US Sinks a North Korean Ship Carrying Enriched Uranium Cargo for Iran
In the past month, American naval and air forces have intercepted two North Korean vessels clandestinely en route for Iran with cargoes of enriched uranium and nuclear equipment. The shutdown of Pongyong’s nuclear facilities has made these items surplus to North Korea’s requirements and worth a good price to the Islamic Republic.
Revealing this, DEBKA-Net-Weekly‘s intelligence and military sources describe the second incident in detail.
On July 12, the second intercepted North Korean freighter was sunk in the Arabian Sea by torpedoes fired from a US submarine 100 miles southeast of the Iranian naval base-port of Chah Bahar. Delivery of its freight of enriched weapons-grade uranium and equipment and engines for manufacturing more fissile material including plutonium in its hold could have jumped-forwarded Iran’s nuclear bomb and warhead project, lopping off at least a year of work. For this Iran’s rulers were ready to fork out $500 million.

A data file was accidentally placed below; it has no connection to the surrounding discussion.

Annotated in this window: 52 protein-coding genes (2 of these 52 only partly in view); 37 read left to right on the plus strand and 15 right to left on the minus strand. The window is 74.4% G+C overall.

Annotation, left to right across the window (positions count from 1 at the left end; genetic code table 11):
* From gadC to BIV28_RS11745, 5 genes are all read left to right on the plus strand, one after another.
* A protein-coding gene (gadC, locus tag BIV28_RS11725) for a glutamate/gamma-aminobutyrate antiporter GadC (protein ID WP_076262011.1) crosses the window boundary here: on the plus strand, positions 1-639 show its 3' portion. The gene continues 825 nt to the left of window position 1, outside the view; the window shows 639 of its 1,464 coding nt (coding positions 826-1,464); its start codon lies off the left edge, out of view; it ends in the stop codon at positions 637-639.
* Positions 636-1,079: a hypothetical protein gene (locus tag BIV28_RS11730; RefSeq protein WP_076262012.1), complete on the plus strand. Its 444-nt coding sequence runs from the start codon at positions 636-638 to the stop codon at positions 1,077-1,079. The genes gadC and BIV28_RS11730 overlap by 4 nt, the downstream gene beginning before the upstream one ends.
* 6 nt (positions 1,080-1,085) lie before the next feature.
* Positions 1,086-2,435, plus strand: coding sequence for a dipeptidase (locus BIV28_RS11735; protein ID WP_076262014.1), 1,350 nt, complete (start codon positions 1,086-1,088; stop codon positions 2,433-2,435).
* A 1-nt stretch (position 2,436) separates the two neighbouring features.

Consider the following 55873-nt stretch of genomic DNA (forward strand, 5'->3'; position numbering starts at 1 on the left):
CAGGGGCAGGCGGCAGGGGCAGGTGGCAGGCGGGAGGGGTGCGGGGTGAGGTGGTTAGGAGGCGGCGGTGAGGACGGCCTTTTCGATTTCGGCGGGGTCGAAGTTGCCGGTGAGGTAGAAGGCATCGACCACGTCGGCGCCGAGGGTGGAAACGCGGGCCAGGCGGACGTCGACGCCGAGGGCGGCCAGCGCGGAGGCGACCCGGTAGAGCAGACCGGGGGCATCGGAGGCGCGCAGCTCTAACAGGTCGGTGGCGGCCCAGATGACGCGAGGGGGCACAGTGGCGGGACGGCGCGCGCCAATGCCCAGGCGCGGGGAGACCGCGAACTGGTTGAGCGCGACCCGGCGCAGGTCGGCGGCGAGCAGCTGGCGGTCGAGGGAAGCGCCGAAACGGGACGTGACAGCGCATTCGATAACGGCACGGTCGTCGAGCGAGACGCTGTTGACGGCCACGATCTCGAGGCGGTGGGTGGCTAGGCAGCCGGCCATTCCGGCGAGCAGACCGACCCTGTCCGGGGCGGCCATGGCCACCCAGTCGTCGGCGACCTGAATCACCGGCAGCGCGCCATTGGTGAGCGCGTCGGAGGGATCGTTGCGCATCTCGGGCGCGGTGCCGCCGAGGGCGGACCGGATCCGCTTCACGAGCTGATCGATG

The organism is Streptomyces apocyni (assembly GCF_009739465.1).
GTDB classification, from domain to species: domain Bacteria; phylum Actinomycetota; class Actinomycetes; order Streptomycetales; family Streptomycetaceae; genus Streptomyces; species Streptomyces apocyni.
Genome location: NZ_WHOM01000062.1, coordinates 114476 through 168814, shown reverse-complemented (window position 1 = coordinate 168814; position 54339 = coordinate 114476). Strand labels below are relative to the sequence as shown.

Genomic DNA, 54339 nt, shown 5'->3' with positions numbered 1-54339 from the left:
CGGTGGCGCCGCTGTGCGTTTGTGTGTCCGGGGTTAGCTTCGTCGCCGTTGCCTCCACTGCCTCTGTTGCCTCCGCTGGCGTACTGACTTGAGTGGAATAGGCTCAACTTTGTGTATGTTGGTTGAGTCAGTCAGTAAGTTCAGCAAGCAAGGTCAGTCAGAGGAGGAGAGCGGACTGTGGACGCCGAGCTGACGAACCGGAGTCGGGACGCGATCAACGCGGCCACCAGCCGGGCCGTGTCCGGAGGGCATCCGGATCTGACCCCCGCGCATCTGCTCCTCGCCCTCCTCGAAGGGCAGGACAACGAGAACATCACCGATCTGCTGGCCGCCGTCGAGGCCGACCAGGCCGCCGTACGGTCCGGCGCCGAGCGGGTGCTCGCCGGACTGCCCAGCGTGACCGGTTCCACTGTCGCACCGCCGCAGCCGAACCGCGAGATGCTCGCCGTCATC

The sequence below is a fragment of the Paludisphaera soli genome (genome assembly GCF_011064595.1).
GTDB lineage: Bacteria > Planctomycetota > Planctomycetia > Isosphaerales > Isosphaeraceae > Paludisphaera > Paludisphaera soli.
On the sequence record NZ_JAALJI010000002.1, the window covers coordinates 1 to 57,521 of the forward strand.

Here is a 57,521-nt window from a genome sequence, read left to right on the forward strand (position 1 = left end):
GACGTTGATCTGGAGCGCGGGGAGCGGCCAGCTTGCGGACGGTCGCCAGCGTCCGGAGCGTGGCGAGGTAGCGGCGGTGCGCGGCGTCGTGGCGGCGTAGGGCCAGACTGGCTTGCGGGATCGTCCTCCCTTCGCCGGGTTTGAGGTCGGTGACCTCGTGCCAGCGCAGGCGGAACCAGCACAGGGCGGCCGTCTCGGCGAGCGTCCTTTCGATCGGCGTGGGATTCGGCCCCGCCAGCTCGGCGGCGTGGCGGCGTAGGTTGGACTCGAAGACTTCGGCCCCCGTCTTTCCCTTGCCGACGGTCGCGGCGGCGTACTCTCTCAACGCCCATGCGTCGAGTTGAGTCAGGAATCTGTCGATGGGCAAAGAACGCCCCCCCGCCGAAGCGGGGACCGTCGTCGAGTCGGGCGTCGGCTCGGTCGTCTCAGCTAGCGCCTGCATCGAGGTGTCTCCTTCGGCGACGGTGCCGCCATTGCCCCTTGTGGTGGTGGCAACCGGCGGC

A few hours earlier, President George W. Bush received an intelligence briefing on the vessel, its freight – listed on official documents as a consignment of iron – and destination.
DEBKA-Net-Weekly’s sources report that the shipment was brought forward by several weeks to evade detection by UN nuclear watchdog inspectors who were to descend on Pyongyang this week to verify the dismantling of its nuclear facilities.
US airplanes had been tracking the freighter and picked up signs of radioactivity, indicating the presence of nuclear materials aboard.
Iran offers $1.5 billion for discarded North Korea nuclear items
President Bush had the option of ordering US Marines to board the vessel or sinking it. He decided on the latter – both because the North Korean freighter was approaching an area patrolled by Iranian naval units and seizure of the vessel by American marines might have provoked a clash; also so as not to expose US troops to radioactive contamination. He therefore first ordered American naval and air units in the Persian Gulf, Middle East and seas opposite North Korea to go on a high state of readiness and torpedo the North Korean vessel without delay.